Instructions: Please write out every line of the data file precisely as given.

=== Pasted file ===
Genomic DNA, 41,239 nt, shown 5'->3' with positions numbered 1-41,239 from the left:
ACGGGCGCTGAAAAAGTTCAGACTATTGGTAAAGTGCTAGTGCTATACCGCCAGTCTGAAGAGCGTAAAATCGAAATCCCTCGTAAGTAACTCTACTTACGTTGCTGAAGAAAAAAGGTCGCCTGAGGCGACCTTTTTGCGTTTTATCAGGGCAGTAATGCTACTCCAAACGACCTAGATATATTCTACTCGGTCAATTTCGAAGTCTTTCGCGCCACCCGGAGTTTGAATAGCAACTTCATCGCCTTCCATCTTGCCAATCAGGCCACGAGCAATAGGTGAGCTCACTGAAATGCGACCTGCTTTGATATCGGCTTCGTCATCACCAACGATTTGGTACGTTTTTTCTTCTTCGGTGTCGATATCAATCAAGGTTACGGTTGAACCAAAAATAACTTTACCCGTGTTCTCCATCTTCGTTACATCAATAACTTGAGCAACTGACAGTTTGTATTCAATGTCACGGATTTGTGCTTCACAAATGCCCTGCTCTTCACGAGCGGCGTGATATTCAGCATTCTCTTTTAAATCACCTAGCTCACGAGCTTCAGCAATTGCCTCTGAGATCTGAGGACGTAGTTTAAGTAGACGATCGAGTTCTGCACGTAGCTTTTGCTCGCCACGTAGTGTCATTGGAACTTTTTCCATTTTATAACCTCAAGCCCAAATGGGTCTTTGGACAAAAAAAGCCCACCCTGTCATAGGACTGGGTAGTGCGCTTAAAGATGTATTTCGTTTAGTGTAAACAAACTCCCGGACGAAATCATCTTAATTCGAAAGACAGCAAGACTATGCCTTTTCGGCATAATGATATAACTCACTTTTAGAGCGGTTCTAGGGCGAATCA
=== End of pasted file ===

Genomic DNA, 41,239 nt, shown 5'->3' with positions numbered 1-41,239 from the left:
ACGGGCGCTGAAAAAGTTCAGACTATTGGTAAAGTGCTAGTGCTATACCGCCAGTCTGAAGAGCGTAAAATCGAAATCCCTCGTAAGTAACTCTACTTACGTTGCTGAAGAAAAAAGGTCGCCTGAGGCGACCTTTTTGCGTTTTATCAGGGCAGTAATGCTACTCCAAACGACCTAGATATATTCTACTCGGTCAATTTCGAAGTCTTTCGCGCCACCCGGAGTTTGAATAGCAACTTCATCGCCTTCCATCTTGCCAATCAGGCCACGAGCAATAGGTGAGCTCACTGAAATGCGACCTGCTTTGATATCGGCTTCGTCATCACCAACGATTTGGTACGTTTTTTCTTCTTCGGTGTCGATATCAATCAAGGTTACGGTTGAACCAAAAATAACTTTACCCGTGTTCTCCATCTTCGTTACATCAATAACTTGAGCAACTGACAGTTTGTATTCAATGTCACGGATTTGTGCTTCACAAATGCCCTGCTCTTCACGAGCGGCGTGATATTCAGCATTCTCTTTTAAATCACCTAGCTCACGAGCTTCAGCAATTGCCTCTGAGATCTGAGGACGTAGTTTAAGTAGACGATCGAGTTCTGCACGTAGCTTTTGCTCGCCACGTAGTGTCATTGGAACTTTTTCCATTTTATAACCTCAAGCCCAAATGGGTCTTTGGACAAAAAAAGCCCACCCTGTCATAGGACTGGGTAGTGCGCTTAAAGATGTATTTCGTTTAGTGTAAACAAACTCCCGGACGAAATCATCTTAATTCGAAAGACAGCAAGACTATGCCTTTTCGGCATAATGATATAACTCACTTTTAGAGCGGTTCTAGGGCGAATCA